miércoles, 29 de junio de 2011

Jonah Lehrer sobre sabermetrics o la obsesión por medir

El artículo va de la aplicación de las matemáticas a los deportes
Buying a car is a hard decision. There are just so many variables to think about. We've got to inspect the interior and analyze the engine, and research the reliability of the brand. And then, once we've amassed all these facts, we've got to compare different models.
How do we sift through this excess of information? When consumers are debating car alternatives, studies show that they tend to focus on variables they can quantify, such as horsepower and fuel economy. (Psychologists refer to this as the "anchoring effect," since we anchor our decision to a number.) We do this for predictable reasons. The amount of horsepower directly reflects the output of the engine, and the engine seems like something that should matter. (Nobody wants an underpowered car.) We also don't want to spend all our money at the gas station, which is why we get obsessed with very slight differences in miles per gallon ratings.
Furthermore, these numerical attributes are easy to compare across cars: All we have to do is glance at the digits and see which model performs the best. And so a difficult choice becomes a simple math problem.
Unfortunately, this obsession with horsepower and fuel economy turns out to be a big mistake. The explanation is simple: The variables don't matter nearly as much as we think. Just look at horsepower: When a team of economists analyzed the features that are closely related to lifetime car satisfaction, the power of the engine was near the bottom of the list. (Fuel economy was only slightly higher.) That's because the typical driver rarely requires 300 horses or a turbocharged V-8. Although we like to imagine ourselves as Steve McQueen, accelerating into the curves, we actually spend most of our driving time stuck in traffic, idling at an intersection on the way to the supermarket. This is why, according to surveys of car owners, the factors that are most important turn out to be things like the soundness of the car frame, the comfort of the front seats and the aesthetics of the dashboard. These variables are harder to quantify, of course. But that doesn't mean they don't matter.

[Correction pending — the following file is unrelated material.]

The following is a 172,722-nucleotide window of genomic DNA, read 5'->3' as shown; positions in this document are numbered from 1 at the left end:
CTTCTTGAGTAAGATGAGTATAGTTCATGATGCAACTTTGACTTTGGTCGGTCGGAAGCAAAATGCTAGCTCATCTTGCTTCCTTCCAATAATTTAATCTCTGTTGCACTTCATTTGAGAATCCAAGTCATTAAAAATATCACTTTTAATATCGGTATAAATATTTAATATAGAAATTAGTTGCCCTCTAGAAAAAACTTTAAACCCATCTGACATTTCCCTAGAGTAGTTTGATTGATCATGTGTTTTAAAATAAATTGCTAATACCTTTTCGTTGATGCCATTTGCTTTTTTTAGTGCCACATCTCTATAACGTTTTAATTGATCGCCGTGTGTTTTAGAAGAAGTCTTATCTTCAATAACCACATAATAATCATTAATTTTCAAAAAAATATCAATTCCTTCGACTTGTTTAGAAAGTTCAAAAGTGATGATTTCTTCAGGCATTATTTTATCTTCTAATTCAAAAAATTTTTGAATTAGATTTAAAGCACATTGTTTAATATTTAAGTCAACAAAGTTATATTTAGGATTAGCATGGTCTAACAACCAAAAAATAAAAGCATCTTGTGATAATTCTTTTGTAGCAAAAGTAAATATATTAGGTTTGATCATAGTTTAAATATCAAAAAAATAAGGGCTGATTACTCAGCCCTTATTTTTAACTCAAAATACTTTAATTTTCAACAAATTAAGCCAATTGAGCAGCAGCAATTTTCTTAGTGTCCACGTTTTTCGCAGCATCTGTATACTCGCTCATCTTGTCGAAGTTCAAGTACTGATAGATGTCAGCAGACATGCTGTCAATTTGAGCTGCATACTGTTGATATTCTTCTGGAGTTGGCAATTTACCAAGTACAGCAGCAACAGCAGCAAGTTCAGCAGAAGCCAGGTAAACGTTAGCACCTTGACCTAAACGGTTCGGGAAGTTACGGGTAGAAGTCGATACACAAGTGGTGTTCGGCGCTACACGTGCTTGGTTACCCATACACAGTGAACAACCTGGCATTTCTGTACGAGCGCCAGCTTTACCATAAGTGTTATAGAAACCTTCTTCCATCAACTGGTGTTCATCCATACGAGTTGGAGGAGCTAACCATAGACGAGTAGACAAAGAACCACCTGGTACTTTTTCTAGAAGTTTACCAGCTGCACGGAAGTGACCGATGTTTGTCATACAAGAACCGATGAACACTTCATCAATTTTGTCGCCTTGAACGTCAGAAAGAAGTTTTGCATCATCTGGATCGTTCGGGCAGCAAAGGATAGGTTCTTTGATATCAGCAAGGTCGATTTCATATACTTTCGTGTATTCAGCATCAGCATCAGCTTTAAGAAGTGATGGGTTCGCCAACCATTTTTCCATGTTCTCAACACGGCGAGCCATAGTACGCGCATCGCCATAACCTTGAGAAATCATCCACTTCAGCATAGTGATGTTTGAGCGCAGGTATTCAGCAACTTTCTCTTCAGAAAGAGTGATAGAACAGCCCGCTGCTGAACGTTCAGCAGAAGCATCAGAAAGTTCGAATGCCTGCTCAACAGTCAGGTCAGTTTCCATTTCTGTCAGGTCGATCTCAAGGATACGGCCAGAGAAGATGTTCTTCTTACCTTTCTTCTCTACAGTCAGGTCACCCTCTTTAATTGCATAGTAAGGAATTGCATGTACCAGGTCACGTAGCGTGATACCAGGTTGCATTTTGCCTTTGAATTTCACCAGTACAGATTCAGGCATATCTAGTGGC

A mí, la aplicación a los deportes me aburre un poco. Pero me parece de interés la introducción que he transcrito.
1. el “número” fácil de comparar puede ser valioso, no por lo que indica directamente, sino por lo que indica indirectamente: por ejemplo, un motor potente suele ir acompañado de otras características propias de un coche de calidad. Un fabricante no mete un gran motor en un coche malo.
2. Usamos los números cuando no podemos realizar la comparación directamente (si nos gusta la línea del coche o el salpicadero o las llantas lo decidimos comparando directamente unos modelos con otros. Pero no podemos comparar directamente la eficiencia o la potencia del motor).
3. Lo que tiene de razonable el argumento es que, a menudo, las variables que podemos medir son muy malos proxys de las que queremos medir, de manera que los modelos que utilizamos son desastrosamente ineficaces para guiar cualquier medida de política jurídica o económica. O sea que, en ocasiones, puede ser peor medir que no medir, realizar una valoración cuantitativa que una meramente cualitativa por la falsa seguridad que crea la valoración cuantitativa. Detrás de la enorme asunción de riesgos en el sistema financiero que condujo a la crisis está, en una medida importante, la falsa seguridad que daban los modelos económicos para calcular el value at risk. Y ahí ganamos los juristas a los economistas. Nosotros hacemos ponderaciones cualitativas y, ellos, cuantitativas.
Y sobre medir la eficiencia de los maestros y los incentivos perversos que se pueden generar, miren lo que dice Matt Yglesias
My own take is that talk of incentives is massively overrated. Baseball teams don’t pay a premium to guys who hit lots of home runs in order to create “incentives” for people to hit home runs. If that worked, we’d all be major league sluggers! Baseball teams pay a premium to guys who lots of home runs because home run hitters are valuable contributors to baseball teams. Hitters who perform worse are less valuable. And hitters who perform very poorly are drummed out of MLB. That’s not really about incentives; it’s about attracting and retaining high performers to your organization.

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